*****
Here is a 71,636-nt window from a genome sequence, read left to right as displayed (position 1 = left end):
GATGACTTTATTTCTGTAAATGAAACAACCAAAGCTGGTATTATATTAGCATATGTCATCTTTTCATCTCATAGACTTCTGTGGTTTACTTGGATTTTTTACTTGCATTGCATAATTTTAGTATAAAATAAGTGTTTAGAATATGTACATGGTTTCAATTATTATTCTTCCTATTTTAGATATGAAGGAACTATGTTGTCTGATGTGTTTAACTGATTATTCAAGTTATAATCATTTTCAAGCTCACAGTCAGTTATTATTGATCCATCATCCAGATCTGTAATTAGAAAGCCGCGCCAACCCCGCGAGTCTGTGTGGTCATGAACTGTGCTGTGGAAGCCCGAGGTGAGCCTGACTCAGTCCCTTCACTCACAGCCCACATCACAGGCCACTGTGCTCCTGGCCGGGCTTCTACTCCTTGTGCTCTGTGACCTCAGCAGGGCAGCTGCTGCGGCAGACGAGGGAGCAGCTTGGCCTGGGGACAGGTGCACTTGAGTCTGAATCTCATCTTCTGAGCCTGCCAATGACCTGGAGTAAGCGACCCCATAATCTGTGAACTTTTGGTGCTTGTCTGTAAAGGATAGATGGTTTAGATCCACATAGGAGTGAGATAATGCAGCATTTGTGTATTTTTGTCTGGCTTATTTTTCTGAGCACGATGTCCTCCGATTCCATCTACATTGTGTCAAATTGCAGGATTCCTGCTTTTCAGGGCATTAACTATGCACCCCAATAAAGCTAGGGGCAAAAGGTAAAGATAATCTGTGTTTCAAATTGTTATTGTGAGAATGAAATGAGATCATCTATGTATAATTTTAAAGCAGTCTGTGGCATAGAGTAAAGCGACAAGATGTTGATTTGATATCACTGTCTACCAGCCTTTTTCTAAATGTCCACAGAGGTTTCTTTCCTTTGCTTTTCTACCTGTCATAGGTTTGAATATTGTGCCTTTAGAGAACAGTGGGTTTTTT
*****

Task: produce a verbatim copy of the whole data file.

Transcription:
Here is a 71,636-nt window from a genome sequence, read left to right as displayed (position 1 = left end):
GATGACTTTATTTCTGTAAATGAAACAACCAAAGCTGGTATTATATTAGCATATGTCATCTTTTCATCTCATAGACTTCTGTGGTTTACTTGGATTTTTTACTTGCATTGCATAATTTTAGTATAAAATAAGTGTTTAGAATATGTACATGGTTTCAATTATTATTCTTCCTATTTTAGATATGAAGGAACTATGTTGTCTGATGTGTTTAACTGATTATTCAAGTTATAATCATTTTCAAGCTCACAGTCAGTTATTATTGATCCATCATCCAGATCTGTAATTAGAAAGCCGCGCCAACCCCGCGAGTCTGTGTGGTCATGAACTGTGCTGTGGAAGCCCGAGGTGAGCCTGACTCAGTCCCTTCACTCACAGCCCACATCACAGGCCACTGTGCTCCTGGCCGGGCTTCTACTCCTTGTGCTCTGTGACCTCAGCAGGGCAGCTGCTGCGGCAGACGAGGGAGCAGCTTGGCCTGGGGACAGGTGCACTTGAGTCTGAATCTCATCTTCTGAGCCTGCCAATGACCTGGAGTAAGCGACCCCATAATCTGTGAACTTTTGGTGCTTGTCTGTAAAGGATAGATGGTTTAGATCCACATAGGAGTGAGATAATGCAGCATTTGTGTATTTTTGTCTGGCTTATTTTTCTGAGCACGATGTCCTCCGATTCCATCTACATTGTGTCAAATTGCAGGATTCCTGCTTTTCAGGGCATTAACTATGCACCCCAATAAAGCTAGGGGCAAAAGGTAAAGATAATCTGTGTTTCAAATTGTTATTGTGAGAATGAAATGAGATCATCTATGTATAATTTTAAAGCAGTCTGTGGCATAGAGTAAAGCGACAAGATGTTGATTTGATATCACTGTCTACCAGCCTTTTTCTAAATGTCCACAGAGGTTTCTTTCCTTTGCTTTTCTACCTGTCATAGGTTTGAATATTGTGCCTTTAGAGAACAGTGGGTTTTTT